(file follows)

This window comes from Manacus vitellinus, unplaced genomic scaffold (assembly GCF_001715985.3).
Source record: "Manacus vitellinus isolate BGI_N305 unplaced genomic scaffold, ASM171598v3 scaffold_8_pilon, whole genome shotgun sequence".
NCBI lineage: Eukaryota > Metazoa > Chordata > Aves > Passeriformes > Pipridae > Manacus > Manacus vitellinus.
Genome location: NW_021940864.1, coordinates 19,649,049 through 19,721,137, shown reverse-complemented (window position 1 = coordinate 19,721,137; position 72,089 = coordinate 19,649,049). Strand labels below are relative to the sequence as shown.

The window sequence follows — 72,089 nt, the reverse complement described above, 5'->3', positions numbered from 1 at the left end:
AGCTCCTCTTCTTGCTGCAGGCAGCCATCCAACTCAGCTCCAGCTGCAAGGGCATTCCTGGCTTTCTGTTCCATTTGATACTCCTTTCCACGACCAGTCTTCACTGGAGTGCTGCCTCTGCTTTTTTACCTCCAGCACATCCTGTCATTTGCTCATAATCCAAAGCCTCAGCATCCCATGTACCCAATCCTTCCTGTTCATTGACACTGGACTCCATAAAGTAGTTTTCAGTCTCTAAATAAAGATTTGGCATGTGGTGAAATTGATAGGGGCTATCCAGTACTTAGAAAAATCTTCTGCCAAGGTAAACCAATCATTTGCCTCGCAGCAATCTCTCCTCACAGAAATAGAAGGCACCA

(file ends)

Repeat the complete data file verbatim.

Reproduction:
This window comes from Manacus vitellinus, unplaced genomic scaffold (assembly GCF_001715985.3).
Source record: "Manacus vitellinus isolate BGI_N305 unplaced genomic scaffold, ASM171598v3 scaffold_8_pilon, whole genome shotgun sequence".
NCBI lineage: Eukaryota > Metazoa > Chordata > Aves > Passeriformes > Pipridae > Manacus > Manacus vitellinus.
Genome location: NW_021940864.1, coordinates 19,649,049 through 19,721,137, shown reverse-complemented (window position 1 = coordinate 19,721,137; position 72,089 = coordinate 19,649,049). Strand labels below are relative to the sequence as shown.

The window sequence follows — 72,089 nt, the reverse complement described above, 5'->3', positions numbered from 1 at the left end:
AGCTCCTCTTCTTGCTGCAGGCAGCCATCCAACTCAGCTCCAGCTGCAAGGGCATTCCTGGCTTTCTGTTCCATTTGATACTCCTTTCCACGACCAGTCTTCACTGGAGTGCTGCCTCTGCTTTTTTACCTCCAGCACATCCTGTCATTTGCTCATAATCCAAAGCCTCAGCATCCCATGTACCCAATCCTTCCTGTTCATTGACACTGGACTCCATAAAGTAGTTTTCAGTCTCTAAATAAAGATTTGGCATGTGGTGAAATTGATAGGGGCTATCCAGTACTTAGAAAAATCTTCTGCCAAGGTAAACCAATCATTTGCCTCGCAGCAATCTCTCCTCACAGAAATAGAAGGCACCA